BP has previously blogged about a report from Dan Rivers about slavery at sea for migrant workers in Thailand.

Patrick Winn of Global Post has a 3 series report on the issue (part 1; part 2; and part 3). From Part 2:

Years ago, I saw an entire foreign crew shot dead,” said Da, a 38-year-old Thai crewman who has worked the seas since 18. “There were 14 of them. They’d been out to sea for five years straight without compensation. The boss didn’t want to pay up, so he lined them up on the side of the boat and shot them one by one.”

Twelve bodies dropped into the sea, Da said; two slumped forward, and bled out on the deck. “I was ordered to dump them into the water,” he said, “and clean up the mess.”

On land, Thai long-haul fishermen tend to occupy society’s lower rungs. “A lot of guys run to the sea to escape the law,” Jord said. But on the open sea, these misfits occupy the higher caste. Their inferiors, trafficked migrants, are compelled to make themselves useful or else.

Murder is obscenely common. Of the seven ex-slaves interviewed by GlobalPost in Thailand and Cambodia, four had witnessed a killing aboard a Thai trawler. So did nearly 60 percent of a 49-man set of rescued captives profiled by a UN anti-trafficking team in 2009.

“I once saw a captain grab a metal spike used to mend nets and stab a fisherman in the chest,” said Moeun Pich, 32, a former sea slave from Cambodia’s central Kampong Thom province. “The crew pulled a sleeping bag over his corpse and rolled it overboard.”

BP: Go and have a read…

btw, some background info below:

The Trafficking in Persons Report 2011 issued by the State Department for Thailand states:

THAILAND (Tier 2 Watch List)

Thailand is a source, destination, and transit country for men, women, and children who are subjected to forced labor and sex trafficking. Individuals from neighboring countries, as well as from further away such as Uzbekistan and Fiji, migrate to Thailand for reasons including to flee conditions of poverty. Migrants from Burma, who make up the bulk of migrants in Thailand, seek economic opportunity and escape from military repression. The majority of the trafficking victims identified within Thailand are migrants from Thailand’s neighboring countries who are forced, coerced, or defrauded into labor or commercial sexual exploitation; conservative estimates have this population numbering in the tens of thousands of victims. Trafficking victims within Thailand were found employed in maritime fishing, seafood processing, low-end garment production, and domestic work. Evidence suggests that the trafficking of men, women, and children in labor sectors such as commercial fisheries, fishing-related industries, and domestic work was a significant portion of all labor trafficking in Thailand.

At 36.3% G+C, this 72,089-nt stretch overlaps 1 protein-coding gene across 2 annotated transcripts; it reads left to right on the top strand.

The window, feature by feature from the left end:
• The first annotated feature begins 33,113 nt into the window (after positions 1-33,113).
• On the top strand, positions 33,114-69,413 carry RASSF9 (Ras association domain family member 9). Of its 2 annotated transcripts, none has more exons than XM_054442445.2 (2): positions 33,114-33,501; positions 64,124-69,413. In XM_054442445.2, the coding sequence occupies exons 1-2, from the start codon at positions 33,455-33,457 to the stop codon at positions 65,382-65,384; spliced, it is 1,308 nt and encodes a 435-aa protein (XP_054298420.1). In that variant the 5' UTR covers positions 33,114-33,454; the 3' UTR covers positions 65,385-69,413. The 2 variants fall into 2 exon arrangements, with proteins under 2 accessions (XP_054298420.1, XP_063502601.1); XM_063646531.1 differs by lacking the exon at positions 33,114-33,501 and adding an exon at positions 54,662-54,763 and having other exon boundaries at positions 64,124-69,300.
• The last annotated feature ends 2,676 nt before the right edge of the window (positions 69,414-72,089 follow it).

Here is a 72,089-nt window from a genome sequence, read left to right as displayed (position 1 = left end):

….An IOM report released in May 2011 noted prevalent forced labor conditions, including debt bondage, among Cambodian and Burmese individuals recruited – some forcefully or through fraud – for work in the Thai fishing industry. According to the report, Burmese, Cambodian, and Thai men were trafficked onto Thai fishing boats that traveled throughout Southeast Asia and beyond, and who remained at sea for up to several years, did not receive pay, were forced to work 18 to 20 hours per day for seven days a week, and were threatened and physically beaten. Similarly, an earlier UNIAP study found 29 of 49 (58 percent) surveyed migrant fishermen trafficked aboard Thai fishing boats had witnessed a fellow fishermen killed by boat captains in instances when they were too weak or sick to work. Fishermen typically did not have written employment contracts with their employer. ….

….Thailand is placed on Tier 2 Watch List for a second consecutive year. Given the significant scope and magnitude of trafficking in Thailand, there continued to be a low number of convictions for both sex and labor trafficking, and of victims identified among vulnerable populations. ….

… A study released during the year on the trafficking of fishermen in Thailand found that investigations of alleged human trafficking on Thai fishing boats, as well as inspections of these boats, were practically nonexistent, according to surveyed fisherman, NGOs, and government officials. The justice system remained slow in its handling of criminal cases, including trafficking cases.

From a UN news agency report:

Those lucky enough to escape report 20-hour work days, food deprivation, regular beatings and threats at the hands of the crew, many of whom are armed.

“The captain had a gun. We had no choice but to work,” said one survivor.

So bad are conditions that those deemed expendable are tossed overboard.

“Many of these men have been badly traumatized by what’s happened to them,” Mom Sok Char, programme manager for Legal Support for Children and Women (LSCW), a local NGO and one of the first to monitor the trafficking of men, explained. “After months of forced labour, that’s understandable.”
….

Earlier this month, the UN Special Rapporteur on Trafficking in Persons, Especially Women and Children, Joy Ngozi Ezeilo, called on the Thai government to “do more to combat human trafficking effectively and protect the rights of migrant workers who are increasingly vulnerable to forced and exploitative labour.

“Thailand faces significant challenges as a source, transit and destination country,” said the UN expert at the end of her 12-day mission to the country.

“The trend of trafficking for forced labour is growing in scale in the agricultural, construction and fishing industries,” she said.

BP: See also this AFP report.

h/t to a reader